This is the key to what I believe is the value of marriage, and a couple sharing a single last name simply symbolizes it: the whole of the two individuals creates something that is different from, and better than, what each person can be alone.

Each individual deserves respect. But so does the entity of a family, the commitment of two people to each other. If that universal respect was restored, perhaps more people would guard and protect their marriages. And if problems arose, they might work to overcome them, rather than divorce, hurting so many others, and destroying the history and combination they've built.

Tuesday, December 10, 2013

Animals Too Weird for Evolution

Copulating hermaphrodite sea slugs soon to get violent
Sometimes the headline grabs you: "Sea Slug Sex and Violence," for example. Or, "Clever crocs, gators balance sticks on snouts to lure prey." Both are real, and both made me ask, "how in the world would these evolve?"

First, the violent sex of sea slugs. An item in the Science section of the New York Times reports, "Researchers have identified a new kind of hermaphroditic sea slug living on the Great Barrier Reef that uses its phallus to stab its partner in the forehead after copulating..." This certainly caught my attention, and I found a Scientific American article with the lead: "Everyone remember not to have sex with hermaphrodite sea slugs, because they’ll want to inject prostate gland fluid into your forehead."

Turns out biologists led by Rolanda Lange of Monash University in Australia captured 32 of the 2-4 millimeter-long Siphopteron sp. 1 sea slugs off Queensland, and videotaped sixteen couplings of their several-times-daily antics. The slugs enjoy quite a mating ritual: 2.5 minutes of twirling embrace, with a few romantic neck-bites, and some organ "everting," (the phallus turns outward or inside out). Then the sex act, and since both have male and female openings, well, one of them behaves as the male and the other, female. After that, the "penile stylus" gropes the "female", until whap! It's injecting glandular fluid deep into "her" forehead!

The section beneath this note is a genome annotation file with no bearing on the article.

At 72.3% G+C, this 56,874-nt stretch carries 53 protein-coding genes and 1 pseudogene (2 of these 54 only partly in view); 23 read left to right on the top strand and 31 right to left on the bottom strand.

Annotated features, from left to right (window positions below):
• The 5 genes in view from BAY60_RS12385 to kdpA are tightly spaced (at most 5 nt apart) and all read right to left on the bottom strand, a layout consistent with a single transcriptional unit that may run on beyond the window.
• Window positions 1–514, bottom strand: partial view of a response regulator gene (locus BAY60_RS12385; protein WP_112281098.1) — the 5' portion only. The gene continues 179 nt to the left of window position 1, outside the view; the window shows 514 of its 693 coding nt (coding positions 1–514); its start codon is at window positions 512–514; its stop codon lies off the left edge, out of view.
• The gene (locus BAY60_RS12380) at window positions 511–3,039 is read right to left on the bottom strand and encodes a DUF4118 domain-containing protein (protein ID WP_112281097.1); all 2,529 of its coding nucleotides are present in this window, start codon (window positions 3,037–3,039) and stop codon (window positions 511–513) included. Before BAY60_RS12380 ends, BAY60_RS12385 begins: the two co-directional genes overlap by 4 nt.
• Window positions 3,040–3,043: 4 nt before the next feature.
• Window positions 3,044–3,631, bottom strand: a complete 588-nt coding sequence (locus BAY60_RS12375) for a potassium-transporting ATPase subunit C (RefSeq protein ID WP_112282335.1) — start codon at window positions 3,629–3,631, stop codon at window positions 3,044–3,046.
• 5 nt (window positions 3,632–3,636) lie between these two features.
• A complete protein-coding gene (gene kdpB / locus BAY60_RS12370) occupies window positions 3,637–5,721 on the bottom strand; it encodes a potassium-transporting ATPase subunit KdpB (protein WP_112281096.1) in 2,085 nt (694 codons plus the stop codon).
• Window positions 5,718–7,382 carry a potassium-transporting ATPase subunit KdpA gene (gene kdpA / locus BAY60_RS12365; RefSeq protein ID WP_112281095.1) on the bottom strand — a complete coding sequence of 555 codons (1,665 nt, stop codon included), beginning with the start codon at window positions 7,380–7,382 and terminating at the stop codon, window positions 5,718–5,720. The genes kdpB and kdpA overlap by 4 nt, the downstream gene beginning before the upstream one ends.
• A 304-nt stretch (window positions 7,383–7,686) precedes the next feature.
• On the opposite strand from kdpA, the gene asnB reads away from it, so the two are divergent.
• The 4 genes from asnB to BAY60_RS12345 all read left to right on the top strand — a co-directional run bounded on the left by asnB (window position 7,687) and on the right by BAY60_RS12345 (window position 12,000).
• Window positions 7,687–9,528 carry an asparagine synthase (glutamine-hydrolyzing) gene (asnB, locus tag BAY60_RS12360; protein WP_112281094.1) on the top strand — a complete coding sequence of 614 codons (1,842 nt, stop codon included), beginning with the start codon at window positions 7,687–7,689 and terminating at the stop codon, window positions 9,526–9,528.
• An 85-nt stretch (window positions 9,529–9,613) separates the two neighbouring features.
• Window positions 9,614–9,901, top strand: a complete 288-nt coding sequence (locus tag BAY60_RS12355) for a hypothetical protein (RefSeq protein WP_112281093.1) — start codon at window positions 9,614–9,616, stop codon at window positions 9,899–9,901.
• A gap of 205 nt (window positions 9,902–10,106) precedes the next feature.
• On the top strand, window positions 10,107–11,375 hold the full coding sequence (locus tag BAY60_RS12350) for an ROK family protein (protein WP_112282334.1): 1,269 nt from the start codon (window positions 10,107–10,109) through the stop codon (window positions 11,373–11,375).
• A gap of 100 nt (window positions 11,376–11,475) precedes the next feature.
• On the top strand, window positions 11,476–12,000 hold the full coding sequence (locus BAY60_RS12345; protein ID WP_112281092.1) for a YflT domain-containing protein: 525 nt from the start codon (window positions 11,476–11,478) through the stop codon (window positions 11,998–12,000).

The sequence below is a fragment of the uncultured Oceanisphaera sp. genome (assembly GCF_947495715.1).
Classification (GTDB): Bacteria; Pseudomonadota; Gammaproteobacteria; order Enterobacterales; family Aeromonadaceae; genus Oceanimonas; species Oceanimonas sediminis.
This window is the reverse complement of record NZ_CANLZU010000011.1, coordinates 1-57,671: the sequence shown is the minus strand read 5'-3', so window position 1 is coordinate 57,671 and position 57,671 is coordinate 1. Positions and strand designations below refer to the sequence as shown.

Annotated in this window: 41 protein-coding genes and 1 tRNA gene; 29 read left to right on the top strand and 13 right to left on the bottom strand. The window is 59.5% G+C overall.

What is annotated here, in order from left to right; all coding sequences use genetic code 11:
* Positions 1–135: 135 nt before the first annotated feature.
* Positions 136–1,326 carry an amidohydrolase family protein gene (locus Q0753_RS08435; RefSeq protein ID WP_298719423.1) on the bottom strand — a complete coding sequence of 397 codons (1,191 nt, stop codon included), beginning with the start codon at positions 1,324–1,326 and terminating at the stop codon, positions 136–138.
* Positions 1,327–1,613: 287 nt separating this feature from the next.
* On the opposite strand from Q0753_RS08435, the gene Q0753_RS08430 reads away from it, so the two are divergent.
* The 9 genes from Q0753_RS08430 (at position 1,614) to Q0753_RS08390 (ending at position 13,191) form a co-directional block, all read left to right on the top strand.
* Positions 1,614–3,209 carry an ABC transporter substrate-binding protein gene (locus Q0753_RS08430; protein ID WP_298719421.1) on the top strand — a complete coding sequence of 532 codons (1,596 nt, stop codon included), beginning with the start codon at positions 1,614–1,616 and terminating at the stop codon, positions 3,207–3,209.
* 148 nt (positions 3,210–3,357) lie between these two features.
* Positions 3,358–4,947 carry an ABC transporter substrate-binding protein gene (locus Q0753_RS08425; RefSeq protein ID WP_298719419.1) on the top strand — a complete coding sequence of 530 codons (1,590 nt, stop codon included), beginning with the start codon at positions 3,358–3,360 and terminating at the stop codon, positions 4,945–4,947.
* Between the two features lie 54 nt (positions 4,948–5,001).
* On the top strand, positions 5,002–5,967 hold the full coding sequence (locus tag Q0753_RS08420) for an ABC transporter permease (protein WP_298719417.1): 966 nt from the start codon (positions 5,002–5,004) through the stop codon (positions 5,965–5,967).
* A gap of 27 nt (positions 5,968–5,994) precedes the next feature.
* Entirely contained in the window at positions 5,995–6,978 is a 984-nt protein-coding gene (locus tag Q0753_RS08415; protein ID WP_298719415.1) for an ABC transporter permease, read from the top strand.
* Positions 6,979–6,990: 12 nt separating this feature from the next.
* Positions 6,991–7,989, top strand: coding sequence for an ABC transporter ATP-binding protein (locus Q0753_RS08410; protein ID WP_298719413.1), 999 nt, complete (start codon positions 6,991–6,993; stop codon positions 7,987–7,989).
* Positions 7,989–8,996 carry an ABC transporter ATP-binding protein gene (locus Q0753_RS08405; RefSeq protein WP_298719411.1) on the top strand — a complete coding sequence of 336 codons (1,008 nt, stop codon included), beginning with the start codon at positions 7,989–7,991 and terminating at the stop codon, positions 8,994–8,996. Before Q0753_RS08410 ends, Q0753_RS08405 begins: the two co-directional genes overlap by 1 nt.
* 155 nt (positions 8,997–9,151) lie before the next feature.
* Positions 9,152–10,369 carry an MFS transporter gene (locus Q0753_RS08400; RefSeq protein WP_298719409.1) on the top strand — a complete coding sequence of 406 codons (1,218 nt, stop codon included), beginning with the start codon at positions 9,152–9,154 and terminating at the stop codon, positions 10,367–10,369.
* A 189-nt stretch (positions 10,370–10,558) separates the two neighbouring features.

The experts witnessing this were flummoxed. No other animal has been observed stabbing its paramour in the forehead after coitus. They had no idea why one hermaphrodite would inject prostate fluid into the head of another one. Their speculation is that this neurologically manipulates the partner to absorb more of the sperm just received, but they honestly have no evidence for that.

Given that this weird behavior appears unique among all animals, I just wonder how and why this would confer evolutionary advantage. Apparently, the "penile stylus" is flexible enough to reach any part of the recipient; lots of other creatures poke and prod, but not the forehead. How could this fit the workings of Darwinian theory? It's possible that with enough research, we'll eventually discover why this one species of sea slug developed a behavior so different from any other creature--but for now, its habit seems illogical and amazing.

Equally astounding are the crocodiles and alligators who, only during the spring mating season of nearby-nesting birds, balance twigs on their snouts and lie motionless in the water for hours until a mama-bird, seeking nest-building material, plucks the twig and...SNAP! She's lunch!
Alligator (that's no log!) with twigs awaits lunch

Researchers observed crocodiles in Tamil Nadu, India, and alligators in four sites in Louisiana laying twigs on their barely-submerged snouts, as "tools" to snare prey. "Use of objects as hunting lures is very rare among animals," writes a team of authors led by Vladimir Dinets of the University of Tennessee. The only animals ever found with that ability are "captive capuchin monkeys, a few bird species and one insect." The big question is how the reptiles know to try their trick only in the weeks birds compete for twigs. Are they looking up and saying, "gee, I see birds swooping around, so I'm gonna camouflage myself like a log and balance some twigs on my snout"?